29d51aabe91e these-final-hours-2There are numerous scenes you could talk about out of the film, so needless to say I found it entertaining, as well as that the whole thing had a heavy impact. Overall, absolutely a 4 out of 5 star film. I could’ve honestly done with maybe an extra fifteen minutes, and I also thought the finale could’ve used a minor tweak, but mostly this one awesome movie. Not many apocalypse/end of the world thrillers, whether action or drama, really end up getting to me. On the contrary, some films are exceptions to that unofficial rule of mine: These Final Hours is one such film in recent memory.
I’ve you not seen this, it’s on Canadian Netflix currently as of my writing this review. Either way you should seek it out. An interesting, and at times unique, plot and story, several stellar performances, and a lot of grim imagery make this a must see. I’ve no doubt you’ll be entertained, as the pace keeps up steady with lots of interesting and wild things happening from visuals to plot movement. If you’re bored with this movie, I honestly don’t know how to help you.

DADDY’S LITTLE GIRL: Father as Savage Vigilante

Daddy’s Little Girl. 2012. Directed & Written by Chris Sun.
Starring Michael Thomson, Billi Baker, Allira Jaques, Sean Gannon, and Christian Radford. Slaughter FX.
Unrated. 107 minutes.


daddys_little_girlDaddy’s Little Girl doesn’t exactly tread any new ground in the revenge sub-genre of horror, however, it most certainly treads the waters well enough to be enjoyable.  At times the acting doesn’t particularly hold up to the standards it should in an effort to match the subject matter’s weight.  Aside from this, I enjoyed the film, and I think it was a little darker, a little more gritty than most by-the-numbers revenge thrillers out there.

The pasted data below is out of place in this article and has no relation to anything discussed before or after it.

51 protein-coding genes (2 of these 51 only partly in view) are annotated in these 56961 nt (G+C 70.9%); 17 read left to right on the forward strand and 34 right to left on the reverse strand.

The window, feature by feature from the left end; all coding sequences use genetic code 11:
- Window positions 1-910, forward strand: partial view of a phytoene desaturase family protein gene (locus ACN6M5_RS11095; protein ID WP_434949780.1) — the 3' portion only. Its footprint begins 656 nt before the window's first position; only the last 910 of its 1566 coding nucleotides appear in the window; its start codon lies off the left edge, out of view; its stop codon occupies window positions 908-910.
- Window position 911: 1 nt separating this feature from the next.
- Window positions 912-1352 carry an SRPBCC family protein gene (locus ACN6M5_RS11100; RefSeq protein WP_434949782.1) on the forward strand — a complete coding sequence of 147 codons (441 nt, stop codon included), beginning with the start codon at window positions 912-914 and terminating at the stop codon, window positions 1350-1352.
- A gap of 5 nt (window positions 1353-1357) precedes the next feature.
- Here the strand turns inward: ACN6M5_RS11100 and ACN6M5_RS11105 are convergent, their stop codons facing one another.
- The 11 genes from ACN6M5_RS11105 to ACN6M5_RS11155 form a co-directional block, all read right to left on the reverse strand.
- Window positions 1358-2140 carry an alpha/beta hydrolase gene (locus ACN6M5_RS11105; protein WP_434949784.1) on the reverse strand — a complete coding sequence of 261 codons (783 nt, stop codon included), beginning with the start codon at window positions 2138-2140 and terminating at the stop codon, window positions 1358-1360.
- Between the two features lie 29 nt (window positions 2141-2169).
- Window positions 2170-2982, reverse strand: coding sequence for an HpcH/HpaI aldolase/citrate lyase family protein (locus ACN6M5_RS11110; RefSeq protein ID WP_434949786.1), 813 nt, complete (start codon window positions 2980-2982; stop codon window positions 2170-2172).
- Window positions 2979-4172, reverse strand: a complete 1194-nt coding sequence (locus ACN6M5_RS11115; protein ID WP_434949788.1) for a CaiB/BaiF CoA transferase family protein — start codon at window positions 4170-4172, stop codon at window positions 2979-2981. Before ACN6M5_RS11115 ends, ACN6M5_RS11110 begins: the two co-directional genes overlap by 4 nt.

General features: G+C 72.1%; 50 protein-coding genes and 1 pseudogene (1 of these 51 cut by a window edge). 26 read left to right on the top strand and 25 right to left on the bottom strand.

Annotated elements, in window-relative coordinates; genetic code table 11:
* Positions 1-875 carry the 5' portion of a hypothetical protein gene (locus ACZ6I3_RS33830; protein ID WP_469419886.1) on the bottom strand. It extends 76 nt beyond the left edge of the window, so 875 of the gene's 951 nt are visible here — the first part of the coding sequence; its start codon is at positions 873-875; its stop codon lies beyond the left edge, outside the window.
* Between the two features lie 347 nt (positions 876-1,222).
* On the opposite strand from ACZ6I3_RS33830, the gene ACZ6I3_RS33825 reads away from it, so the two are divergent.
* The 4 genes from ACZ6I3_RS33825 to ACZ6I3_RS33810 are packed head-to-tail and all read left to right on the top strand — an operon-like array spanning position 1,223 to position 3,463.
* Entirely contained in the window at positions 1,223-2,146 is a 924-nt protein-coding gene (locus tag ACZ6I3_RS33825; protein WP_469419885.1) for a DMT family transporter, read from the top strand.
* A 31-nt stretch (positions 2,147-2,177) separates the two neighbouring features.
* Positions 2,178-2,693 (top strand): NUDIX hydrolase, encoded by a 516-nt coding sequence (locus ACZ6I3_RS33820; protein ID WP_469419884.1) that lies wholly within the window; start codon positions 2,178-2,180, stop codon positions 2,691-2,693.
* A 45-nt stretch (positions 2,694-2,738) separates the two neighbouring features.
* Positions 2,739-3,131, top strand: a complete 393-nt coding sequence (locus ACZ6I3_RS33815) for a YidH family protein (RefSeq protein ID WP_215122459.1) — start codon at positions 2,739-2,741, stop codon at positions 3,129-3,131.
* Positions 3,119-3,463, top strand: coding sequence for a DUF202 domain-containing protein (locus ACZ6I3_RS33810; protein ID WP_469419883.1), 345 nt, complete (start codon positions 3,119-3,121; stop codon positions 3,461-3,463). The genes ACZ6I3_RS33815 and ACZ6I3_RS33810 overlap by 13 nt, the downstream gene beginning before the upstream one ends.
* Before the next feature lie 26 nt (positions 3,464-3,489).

This film tells us the story of Derek [Michael Thomson], a single dad whose daughter Georgia [Billi Baker] is forced to live in existence between him and her mother Stacey [Allira Jaques].  Derek isn’t perfect; many times he drops his daughter into the lap of his brother Tommy [Christian Radford].  One thing is for sure – Derek does care about his daughter.  One night, though, everything goes tragically wrong for both Derek & Stacey when Georgia seems to have gone missing.  While the search begins for the little girl, it soon comes to an abrupt end when police find her dead and assaulted body on the beach.  After trying to come to terms with Georgia’s death, Derek stumbles across evidence that leads him directly to her murderer.  This sets him on a brutal, devastating, and revelatory path towards punishing the sick man who killed his daughter.